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Q: A divorced, annulled Catholic friend of mine recently got engaged to another divorced Catholic, who said her previous marriage was ruled “lacks proper form” by the Church. What does this mean? Are they able to marry in the Catholic Church?

A: Even as a canon lawyer, it’s impossible to draw firm conclusions about another person’s canonical marriage situation based on a secondhand account and without knowing all the details. Still, it sounds like the marriage in question was invalid due to what we would technically call a “lack of canonical form.”

Catholics, and only Catholics, are bound to observe “canonical form” in marriage as per Canon 1108 of the Code of Canon Law. Essentially, this means that Catholics are required to be married in a Catholic context, saying their wedding vows and exchanging matrimonial consent in the presence of two witnesses and a properly authorized Catholic bishop, priest or deacon.

If a Catholic marries outside of canonical form – for example, if they married in a courthouse or even in a non-Catholic religious ceremony – this is not only illicit (that is, against canon law) but also invalid (meaning that the wedding simply wouldn’t “work”).

In some cases, depending on specific pastoral needs, it may be possible for a Catholic to receive a “dispensation from canonical form,” or special permission from the bishop, to marry a non-Catholic in a non-Catholic ceremony.

It’s also important to note that if someone becomes Catholic at any point in his or her life, even if they fall away from the Church, he or she is always considered Catholic in canon law. This means that a baptized Catholic who no longer actively practices the faith would still be bound to observe canonical form in their wedding.

So if a Catholic – practicing or not – attempts to marry in a non-Catholic ceremony without a dispensation, this marriage would be invalid in a very objective, clear-cut way. Other causes of marriage nullity, like certain psychological issues or a lack of proper intention, are generally less obvious and more nuanced. This is why a marriage can be declared invalid due to lack of form much more quickly and easily than a typical marriage nullity process.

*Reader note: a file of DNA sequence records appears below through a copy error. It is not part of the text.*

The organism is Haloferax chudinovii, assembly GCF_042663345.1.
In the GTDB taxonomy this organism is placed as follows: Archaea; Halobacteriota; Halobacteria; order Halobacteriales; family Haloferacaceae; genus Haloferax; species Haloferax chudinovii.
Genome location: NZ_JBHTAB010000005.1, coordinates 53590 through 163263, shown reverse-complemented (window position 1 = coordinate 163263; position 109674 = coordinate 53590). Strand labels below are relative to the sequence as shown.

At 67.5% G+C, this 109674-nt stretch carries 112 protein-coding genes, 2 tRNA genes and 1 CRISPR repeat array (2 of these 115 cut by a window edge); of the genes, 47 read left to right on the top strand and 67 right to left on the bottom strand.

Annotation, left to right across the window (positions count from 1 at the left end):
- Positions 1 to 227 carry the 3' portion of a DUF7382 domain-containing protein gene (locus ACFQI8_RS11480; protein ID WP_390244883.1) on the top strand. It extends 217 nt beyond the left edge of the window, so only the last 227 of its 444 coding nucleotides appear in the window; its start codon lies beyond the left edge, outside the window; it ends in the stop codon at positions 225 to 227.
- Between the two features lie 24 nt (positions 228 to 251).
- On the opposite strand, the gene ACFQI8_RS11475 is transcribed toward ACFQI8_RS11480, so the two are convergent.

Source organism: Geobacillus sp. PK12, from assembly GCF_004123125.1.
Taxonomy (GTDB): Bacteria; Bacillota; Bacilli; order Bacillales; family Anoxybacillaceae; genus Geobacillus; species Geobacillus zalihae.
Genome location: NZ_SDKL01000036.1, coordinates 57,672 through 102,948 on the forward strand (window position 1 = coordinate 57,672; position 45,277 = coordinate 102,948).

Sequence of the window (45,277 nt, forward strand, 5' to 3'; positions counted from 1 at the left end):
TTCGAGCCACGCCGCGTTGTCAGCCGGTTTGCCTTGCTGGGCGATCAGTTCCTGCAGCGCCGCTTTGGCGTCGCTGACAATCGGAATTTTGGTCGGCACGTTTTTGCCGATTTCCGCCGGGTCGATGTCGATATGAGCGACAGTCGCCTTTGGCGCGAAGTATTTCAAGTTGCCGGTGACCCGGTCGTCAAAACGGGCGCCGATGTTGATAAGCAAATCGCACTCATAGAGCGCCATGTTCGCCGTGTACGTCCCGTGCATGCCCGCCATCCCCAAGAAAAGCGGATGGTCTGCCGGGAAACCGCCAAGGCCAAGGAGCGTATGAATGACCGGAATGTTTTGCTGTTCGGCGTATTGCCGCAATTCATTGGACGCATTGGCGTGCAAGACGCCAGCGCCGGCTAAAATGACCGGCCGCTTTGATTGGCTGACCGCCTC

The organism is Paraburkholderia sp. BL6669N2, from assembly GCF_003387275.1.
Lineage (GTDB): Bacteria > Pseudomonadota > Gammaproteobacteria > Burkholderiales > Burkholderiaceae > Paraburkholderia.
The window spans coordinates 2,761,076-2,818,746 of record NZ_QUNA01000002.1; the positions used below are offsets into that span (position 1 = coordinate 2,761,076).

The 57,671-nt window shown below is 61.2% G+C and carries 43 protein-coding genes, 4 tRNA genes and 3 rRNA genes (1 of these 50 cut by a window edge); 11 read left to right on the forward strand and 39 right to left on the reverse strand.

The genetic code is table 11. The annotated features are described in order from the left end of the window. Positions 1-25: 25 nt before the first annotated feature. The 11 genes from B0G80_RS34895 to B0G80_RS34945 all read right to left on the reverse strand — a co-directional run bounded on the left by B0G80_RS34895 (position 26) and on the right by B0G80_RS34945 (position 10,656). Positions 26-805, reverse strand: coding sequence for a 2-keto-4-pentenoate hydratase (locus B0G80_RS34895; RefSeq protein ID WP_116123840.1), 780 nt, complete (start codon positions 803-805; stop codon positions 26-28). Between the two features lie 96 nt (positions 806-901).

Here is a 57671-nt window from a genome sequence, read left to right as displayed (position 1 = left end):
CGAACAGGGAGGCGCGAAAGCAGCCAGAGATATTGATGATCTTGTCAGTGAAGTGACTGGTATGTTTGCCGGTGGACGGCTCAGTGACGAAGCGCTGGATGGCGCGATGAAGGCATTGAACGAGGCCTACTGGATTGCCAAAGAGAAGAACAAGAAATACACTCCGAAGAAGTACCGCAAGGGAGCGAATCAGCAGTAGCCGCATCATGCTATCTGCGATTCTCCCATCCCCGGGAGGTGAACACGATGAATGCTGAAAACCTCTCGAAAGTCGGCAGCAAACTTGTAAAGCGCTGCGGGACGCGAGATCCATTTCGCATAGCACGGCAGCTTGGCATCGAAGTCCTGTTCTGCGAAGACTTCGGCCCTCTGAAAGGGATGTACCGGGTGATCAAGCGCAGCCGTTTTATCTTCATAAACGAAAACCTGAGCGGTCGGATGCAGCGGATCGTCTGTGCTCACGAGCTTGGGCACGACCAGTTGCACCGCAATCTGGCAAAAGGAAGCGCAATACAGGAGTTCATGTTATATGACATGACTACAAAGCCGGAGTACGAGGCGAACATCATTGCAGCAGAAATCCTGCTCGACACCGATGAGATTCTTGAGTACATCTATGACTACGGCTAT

Presuming there are no other impediments, a Catholic who had his or her marriage declared invalid due to lack of form would indeed be free to marry in the Catholic Church.

Q: May a Catholic lay person perform self-intinction using the consecrated host in the precious blood?
A: No, self-intinction is not permitted for a lay person.

Intinction is a well-established, albeit relatively less common, way of receiving holy Communion under both kinds. As paragraph 245 of the General Instruction of the Roman Missal tells us: “The Blood of the Lord may be consumed either by drinking from the chalice directly, or by intinction.”

This same idea is reiterated in the U.S. bishops’ 2002 document “Norms for the Distribution and Reception of Holy Communion under Both Kinds in the Dioceses of the United States of America.” However, in paragraph 50, the U.S. bishops’ document explicitly states: “The communicant, including the extraordinary minister, is never allowed to self-communicate, even by means of intinction. Communion under either form, bread or wine, must always be given by an ordinary or extraordinary minister of Holy Communion.” Extraordinary ministers are by definition laypersons, as clergy – meaning ordained bishops, priests, and deacons – are considered ordinary ministers of holy Communion.

Similarly, in a section describing the norms for Communion under both kinds for the non-ordained lay faithful, the Vatican document “Redemptionis Sacramentum” tells us in paragraph 104: “The communicant must not be permitted to intinct the host himself in the chalice, nor to receive the intincted host in the hand.”

Jenna Marie Cooper, who holds a licentiate in canon law, is a consecrated virgin and a canonist whose column appears weekly at OSV News. Send your questions to